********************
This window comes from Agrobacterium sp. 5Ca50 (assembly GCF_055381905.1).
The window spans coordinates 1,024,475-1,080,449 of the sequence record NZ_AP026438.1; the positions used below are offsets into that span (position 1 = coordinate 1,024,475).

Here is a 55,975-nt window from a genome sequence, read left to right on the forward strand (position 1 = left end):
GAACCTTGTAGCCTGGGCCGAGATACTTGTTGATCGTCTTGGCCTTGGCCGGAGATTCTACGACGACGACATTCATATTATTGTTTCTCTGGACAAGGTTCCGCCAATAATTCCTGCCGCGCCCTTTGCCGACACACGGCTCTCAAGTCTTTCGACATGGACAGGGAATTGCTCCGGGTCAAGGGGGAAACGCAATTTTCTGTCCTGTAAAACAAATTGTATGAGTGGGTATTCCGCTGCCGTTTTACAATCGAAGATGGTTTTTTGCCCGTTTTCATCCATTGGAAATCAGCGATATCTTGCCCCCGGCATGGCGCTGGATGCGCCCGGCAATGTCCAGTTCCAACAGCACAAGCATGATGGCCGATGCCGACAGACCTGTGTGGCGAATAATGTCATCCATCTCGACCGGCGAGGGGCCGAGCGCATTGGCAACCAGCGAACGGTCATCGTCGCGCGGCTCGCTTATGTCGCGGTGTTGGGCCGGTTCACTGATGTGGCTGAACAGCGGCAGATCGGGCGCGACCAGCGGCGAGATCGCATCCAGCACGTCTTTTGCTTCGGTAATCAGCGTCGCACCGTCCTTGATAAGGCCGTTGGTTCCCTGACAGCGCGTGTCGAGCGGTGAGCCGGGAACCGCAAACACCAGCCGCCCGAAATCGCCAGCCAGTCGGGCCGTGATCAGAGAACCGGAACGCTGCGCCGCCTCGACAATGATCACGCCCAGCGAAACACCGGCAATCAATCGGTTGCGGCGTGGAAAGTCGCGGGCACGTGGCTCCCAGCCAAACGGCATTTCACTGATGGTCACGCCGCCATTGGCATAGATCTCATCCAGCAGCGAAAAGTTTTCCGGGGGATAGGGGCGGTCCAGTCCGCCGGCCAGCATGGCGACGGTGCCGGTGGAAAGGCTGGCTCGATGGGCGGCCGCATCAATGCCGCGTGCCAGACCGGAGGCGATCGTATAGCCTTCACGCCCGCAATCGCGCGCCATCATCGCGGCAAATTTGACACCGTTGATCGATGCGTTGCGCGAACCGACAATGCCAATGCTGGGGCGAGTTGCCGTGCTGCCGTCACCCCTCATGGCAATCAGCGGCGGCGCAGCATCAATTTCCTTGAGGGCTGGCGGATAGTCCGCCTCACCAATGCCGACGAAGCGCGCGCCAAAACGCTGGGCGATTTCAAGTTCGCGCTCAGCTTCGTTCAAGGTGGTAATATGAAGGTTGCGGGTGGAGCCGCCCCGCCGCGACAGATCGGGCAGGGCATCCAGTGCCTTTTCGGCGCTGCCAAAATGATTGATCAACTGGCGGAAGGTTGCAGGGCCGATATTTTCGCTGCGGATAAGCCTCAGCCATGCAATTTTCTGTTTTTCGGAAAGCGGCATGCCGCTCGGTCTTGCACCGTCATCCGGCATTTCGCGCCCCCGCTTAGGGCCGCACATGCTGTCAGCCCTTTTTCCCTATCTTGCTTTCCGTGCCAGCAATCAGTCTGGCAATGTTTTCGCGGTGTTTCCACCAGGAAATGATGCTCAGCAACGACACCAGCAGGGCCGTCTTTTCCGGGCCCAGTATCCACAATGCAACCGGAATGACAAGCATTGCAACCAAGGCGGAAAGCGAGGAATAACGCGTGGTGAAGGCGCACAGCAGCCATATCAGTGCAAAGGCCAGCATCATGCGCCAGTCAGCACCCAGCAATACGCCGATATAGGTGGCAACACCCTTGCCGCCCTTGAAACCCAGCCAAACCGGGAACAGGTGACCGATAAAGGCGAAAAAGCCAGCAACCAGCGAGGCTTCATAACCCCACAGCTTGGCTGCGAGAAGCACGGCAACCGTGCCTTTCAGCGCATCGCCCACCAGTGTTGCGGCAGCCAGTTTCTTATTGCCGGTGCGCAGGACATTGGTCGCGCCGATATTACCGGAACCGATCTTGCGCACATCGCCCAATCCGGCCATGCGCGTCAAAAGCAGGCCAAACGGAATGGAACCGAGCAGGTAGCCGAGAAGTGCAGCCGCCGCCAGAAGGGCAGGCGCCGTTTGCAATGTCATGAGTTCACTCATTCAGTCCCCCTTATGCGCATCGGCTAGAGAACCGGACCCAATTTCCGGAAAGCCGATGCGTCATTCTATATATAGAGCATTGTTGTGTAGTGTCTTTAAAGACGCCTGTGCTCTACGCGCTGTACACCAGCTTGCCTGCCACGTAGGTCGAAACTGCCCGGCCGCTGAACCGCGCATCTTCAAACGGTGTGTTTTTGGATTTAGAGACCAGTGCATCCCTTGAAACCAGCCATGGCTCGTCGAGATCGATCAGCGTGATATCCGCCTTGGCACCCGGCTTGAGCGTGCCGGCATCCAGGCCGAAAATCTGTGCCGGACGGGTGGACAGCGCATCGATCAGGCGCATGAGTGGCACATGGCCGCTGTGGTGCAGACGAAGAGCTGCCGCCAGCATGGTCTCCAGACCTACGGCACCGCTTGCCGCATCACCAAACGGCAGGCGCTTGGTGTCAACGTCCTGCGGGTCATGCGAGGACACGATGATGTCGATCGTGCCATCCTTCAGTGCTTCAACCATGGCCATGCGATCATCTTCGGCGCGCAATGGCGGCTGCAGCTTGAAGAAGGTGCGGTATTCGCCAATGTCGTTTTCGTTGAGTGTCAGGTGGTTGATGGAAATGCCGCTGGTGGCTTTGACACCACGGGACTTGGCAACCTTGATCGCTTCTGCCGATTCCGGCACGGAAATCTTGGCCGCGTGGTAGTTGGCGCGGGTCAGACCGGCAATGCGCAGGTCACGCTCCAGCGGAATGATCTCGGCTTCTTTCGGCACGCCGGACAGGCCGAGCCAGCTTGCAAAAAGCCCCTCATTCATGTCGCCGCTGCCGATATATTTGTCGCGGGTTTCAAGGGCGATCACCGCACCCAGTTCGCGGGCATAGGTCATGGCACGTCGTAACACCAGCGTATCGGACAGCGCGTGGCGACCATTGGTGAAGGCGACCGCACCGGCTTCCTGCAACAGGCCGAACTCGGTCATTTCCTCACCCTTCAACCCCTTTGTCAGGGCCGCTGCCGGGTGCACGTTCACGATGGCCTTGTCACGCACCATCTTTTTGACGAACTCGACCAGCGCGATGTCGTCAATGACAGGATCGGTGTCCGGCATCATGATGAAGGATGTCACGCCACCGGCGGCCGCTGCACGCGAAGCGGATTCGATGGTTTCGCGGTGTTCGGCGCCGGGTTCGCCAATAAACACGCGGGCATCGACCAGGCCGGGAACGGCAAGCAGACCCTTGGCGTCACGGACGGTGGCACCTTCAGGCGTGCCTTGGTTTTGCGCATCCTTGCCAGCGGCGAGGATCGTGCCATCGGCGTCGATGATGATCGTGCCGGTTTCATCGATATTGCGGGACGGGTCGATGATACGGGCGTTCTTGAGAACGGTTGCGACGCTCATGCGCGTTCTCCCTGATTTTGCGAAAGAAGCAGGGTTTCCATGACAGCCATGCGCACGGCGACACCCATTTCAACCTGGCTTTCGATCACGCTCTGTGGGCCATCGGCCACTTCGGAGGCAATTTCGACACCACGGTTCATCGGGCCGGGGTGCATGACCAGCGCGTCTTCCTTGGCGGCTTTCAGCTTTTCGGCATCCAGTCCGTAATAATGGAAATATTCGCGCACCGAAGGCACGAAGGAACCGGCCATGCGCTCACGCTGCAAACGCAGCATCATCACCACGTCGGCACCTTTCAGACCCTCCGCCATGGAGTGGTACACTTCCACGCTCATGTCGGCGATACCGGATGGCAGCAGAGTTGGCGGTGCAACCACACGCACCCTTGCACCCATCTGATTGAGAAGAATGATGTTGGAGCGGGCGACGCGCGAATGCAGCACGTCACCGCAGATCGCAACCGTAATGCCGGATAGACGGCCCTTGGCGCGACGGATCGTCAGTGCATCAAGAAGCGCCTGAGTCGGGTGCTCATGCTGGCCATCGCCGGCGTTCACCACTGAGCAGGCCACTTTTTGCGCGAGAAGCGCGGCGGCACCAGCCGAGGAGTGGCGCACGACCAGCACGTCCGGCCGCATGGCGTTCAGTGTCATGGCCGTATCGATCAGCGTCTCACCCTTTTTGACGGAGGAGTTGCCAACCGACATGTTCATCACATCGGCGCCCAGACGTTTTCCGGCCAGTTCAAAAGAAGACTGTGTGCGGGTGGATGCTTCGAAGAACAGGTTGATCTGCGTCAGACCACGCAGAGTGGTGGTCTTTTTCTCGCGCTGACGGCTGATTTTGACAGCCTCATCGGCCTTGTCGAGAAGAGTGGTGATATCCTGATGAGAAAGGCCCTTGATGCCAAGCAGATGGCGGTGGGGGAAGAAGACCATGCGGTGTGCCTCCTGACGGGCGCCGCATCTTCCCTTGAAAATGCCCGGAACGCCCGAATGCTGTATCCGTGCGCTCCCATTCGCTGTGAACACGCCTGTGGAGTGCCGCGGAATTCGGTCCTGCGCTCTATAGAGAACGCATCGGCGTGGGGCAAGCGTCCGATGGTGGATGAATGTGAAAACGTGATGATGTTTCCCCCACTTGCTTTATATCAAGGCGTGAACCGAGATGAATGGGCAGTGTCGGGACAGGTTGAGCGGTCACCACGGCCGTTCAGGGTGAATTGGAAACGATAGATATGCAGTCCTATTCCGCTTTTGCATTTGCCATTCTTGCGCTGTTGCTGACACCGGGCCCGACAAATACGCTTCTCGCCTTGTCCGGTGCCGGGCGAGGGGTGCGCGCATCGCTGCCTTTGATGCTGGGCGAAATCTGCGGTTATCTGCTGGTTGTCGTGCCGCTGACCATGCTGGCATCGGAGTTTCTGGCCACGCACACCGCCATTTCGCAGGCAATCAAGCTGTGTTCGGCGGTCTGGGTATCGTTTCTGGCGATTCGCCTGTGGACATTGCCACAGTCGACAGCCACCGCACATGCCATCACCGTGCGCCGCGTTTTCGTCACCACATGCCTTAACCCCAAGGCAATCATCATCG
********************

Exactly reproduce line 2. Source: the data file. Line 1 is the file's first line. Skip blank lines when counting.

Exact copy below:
The window spans coordinates 1,024,475-1,080,449 of the sequence record NZ_AP026438.1; the positions used below are offsets into that span (position 1 = coordinate 1,024,475).